It also details what are not waters of the U.S., such as features that only contain water during or in response to rainfall; groundwater; many ditches, including most roadside or farm ditches; prior converted cropland; stormwater control features; and wastewater and waste treatment systems.

Continue reading at The Kansas City Star…

Photo Credit: Staff

WASHINGTON EXAMINER: Trump’s EPA rolls back Obama-era ‘puddle’ rule

The Environmental Protection Agency on Tuesday put new limits on an Obama-era rule that subjected watering holes and ditches to federal clean water regulations by treating them like rivers and streams.

The EPA’s definition makes some key changes to the 2015 Waters of the U.S. rule, but does keep a fair amount of the original rule intact.

“Our goal was not to reinvent the wheel,” said David Ross with EPA’s water pollution office. “Our goal was to try and simplify.”

He explained on a call with reporters that there are parts of the newly-proposed rule that are very similar to the Obama-era regulation. But the new Trump rule gives additional clarity to what does and doesn’t fall under Washington’s enforcement authority.

“The tributaries and adjacent wetlands, and maybe the ditches, is where the most significant differences are,” Ross said.

Continue reading at Washington Examiner…

Photo Credit: John Flesher/AP

CNN: EPA announces new definition of waters protected under Clean Water Act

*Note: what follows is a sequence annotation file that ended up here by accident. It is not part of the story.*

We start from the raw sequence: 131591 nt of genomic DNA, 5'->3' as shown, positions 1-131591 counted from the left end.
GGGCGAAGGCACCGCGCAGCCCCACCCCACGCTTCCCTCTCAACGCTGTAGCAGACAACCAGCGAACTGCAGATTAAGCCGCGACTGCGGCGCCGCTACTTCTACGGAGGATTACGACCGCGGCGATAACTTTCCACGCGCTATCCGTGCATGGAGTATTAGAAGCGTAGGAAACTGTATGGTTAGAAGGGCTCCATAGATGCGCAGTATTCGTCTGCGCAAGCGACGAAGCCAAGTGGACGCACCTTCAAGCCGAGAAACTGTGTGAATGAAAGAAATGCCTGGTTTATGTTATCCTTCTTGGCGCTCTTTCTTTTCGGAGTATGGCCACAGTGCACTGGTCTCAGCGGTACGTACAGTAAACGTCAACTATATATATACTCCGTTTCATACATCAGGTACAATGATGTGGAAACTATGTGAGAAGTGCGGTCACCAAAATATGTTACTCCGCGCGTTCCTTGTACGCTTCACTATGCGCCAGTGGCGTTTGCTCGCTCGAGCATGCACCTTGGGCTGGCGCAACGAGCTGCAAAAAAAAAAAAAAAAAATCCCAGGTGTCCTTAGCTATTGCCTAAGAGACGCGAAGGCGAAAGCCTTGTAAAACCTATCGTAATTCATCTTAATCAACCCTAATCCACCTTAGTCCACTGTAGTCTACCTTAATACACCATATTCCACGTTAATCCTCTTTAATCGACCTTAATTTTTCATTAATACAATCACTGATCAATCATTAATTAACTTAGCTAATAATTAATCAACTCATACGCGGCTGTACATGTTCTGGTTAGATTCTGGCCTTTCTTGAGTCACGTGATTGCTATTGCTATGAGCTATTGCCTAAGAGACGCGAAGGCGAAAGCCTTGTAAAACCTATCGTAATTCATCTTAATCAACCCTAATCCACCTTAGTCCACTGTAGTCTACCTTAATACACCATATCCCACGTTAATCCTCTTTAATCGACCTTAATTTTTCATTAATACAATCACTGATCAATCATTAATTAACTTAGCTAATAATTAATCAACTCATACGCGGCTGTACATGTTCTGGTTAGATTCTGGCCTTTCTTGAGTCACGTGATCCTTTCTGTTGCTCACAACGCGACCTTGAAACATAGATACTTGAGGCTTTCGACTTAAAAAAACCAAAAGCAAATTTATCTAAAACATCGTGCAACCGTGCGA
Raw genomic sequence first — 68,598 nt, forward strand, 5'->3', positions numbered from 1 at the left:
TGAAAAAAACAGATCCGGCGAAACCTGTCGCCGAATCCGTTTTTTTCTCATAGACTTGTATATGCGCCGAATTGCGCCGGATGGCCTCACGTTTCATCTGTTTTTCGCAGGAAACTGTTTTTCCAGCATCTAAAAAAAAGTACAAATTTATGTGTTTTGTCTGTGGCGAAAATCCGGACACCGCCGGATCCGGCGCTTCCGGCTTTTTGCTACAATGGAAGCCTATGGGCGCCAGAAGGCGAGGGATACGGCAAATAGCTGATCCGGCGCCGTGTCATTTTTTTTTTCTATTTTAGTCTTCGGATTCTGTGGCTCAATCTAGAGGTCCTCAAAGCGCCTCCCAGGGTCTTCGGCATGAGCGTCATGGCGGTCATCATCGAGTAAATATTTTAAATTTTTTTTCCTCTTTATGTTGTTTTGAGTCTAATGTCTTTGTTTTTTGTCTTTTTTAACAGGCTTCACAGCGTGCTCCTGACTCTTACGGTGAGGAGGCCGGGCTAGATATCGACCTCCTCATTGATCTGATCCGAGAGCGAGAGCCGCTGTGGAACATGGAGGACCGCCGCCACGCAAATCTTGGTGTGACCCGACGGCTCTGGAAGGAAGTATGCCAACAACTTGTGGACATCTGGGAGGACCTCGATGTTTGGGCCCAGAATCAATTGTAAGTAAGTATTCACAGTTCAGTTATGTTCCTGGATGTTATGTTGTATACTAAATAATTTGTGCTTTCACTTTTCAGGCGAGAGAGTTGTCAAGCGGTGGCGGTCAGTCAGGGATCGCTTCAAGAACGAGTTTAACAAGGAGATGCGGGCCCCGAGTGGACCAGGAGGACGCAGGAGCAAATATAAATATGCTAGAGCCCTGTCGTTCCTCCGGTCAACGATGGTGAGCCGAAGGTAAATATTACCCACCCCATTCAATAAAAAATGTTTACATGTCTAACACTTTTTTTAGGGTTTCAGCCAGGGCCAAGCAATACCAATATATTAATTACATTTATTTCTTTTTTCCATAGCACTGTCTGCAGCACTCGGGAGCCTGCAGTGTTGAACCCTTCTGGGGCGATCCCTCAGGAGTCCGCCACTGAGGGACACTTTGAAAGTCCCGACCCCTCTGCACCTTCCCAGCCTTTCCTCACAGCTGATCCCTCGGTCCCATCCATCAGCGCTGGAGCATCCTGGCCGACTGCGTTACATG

The EPA announced plans to change the definition of which waters in the United States are protected under the Clean Water Act on Tuesday — a change President Donald Trump has been working toward since the beginning of his administration.

The new rule divides US waters into six categories: traditional navigable waters, tributaries to those navigable waters, certain ditches — including those used for navigation or affected by the tide, certain lakes and ponds, impoundments and wetlands that are adjacent to water covered by the rule.

The proposal excludes groundwater; ditches, including roadside and farm ditches; prior converted cropland; stormwater control features and wastewater and waste treatment systems. These waters will no longer be regulated by the federal government under the act.

Acting EPA Administrator Andrew Wheeler signed the rule on Tuesday at an event at the agency’s headquarters. Army and EPA staff attended the event along with Interior Secretary Ryan Zinke and a handful of senators and representatives. Alaska Republican Sen. Lisa Murkowski and Iowa Republican Sen. Joni Ernst spoke after the rule signing.

Continue reading at CNN…